At some point during the course of any personal injury claim, you and your personal injury attorney will make an attempt to settle the matter with the other party. A demand letter constitutes this attempt to reach a settlement with the other party. Educate yourself on the demand letter and what its implications are for your case.
What Is a Demand Letter?
A demand letter is a letter that is sent to a defendant, their insurance company, or both, in which the general facts of your legal claim are outlined, and the recipient is given a monetary demand that you are willing to accept in order to settle the case. Demand letters are typically written in formal business letter format.
Your attorney will write up a demand letter and then have it delivered to the defendant. It begins with a brief summary of the situation, continues by stating that you are considering taking legal action, and concludes with a demand for the matter to be resolved amicably.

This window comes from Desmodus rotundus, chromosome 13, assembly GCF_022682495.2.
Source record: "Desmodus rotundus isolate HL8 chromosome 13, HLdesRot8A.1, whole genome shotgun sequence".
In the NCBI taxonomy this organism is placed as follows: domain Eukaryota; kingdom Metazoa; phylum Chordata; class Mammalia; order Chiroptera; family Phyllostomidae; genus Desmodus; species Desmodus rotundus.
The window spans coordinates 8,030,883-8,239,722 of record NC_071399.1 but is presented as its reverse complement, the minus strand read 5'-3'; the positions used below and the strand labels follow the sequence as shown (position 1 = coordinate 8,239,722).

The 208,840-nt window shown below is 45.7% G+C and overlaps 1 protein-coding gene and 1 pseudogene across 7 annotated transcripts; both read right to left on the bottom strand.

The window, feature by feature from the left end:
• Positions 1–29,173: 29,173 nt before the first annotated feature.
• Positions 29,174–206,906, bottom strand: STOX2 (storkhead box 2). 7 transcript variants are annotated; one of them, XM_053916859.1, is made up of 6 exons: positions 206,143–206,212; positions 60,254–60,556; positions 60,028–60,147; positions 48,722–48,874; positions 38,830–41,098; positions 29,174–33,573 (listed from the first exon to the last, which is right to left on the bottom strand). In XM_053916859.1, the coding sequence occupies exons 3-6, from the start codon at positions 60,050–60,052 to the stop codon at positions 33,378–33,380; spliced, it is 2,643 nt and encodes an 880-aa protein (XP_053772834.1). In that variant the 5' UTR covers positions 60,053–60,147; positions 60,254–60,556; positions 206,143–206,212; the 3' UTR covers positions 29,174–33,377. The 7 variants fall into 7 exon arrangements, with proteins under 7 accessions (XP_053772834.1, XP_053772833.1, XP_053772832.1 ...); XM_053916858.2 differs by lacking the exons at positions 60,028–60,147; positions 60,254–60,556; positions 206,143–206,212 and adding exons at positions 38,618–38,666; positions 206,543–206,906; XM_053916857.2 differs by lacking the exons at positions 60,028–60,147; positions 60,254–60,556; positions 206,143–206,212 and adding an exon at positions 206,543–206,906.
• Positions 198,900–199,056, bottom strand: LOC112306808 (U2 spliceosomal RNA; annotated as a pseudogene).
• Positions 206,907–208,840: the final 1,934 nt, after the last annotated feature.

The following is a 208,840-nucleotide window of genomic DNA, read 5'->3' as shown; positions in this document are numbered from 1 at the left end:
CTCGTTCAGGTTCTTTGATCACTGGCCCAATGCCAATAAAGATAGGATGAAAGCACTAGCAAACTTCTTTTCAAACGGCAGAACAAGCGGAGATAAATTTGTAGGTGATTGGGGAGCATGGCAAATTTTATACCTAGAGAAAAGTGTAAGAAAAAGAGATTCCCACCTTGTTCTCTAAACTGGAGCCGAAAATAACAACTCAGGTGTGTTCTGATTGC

The demand for a settlement in a personal injury case is typically monetary in nature; however, it may also include other items, such as the payment of certain medical expenses or the repair of your vehicle, depending on your preferences.
What Do Demand Letters Consist Of?
There is a significant amount of variation in demand letters due to the fact that each circumstance is different, and each attorney has their own distinct writing style.
In order to be effective, demand letters need to include the following component:
- Whether or not your injuries have affected your family
- Information regarding the circumstances of the accident
- Why you believe the other person is at-fault
- Why you believe you are entitled to money
- Any legal arguments that apply to your situation
- How exactly your injuries and damages have affected your life
- The amount of damages and losses that you have suffered
- A summary of how the damages will affect you in the future
- A specific demand that could settle the case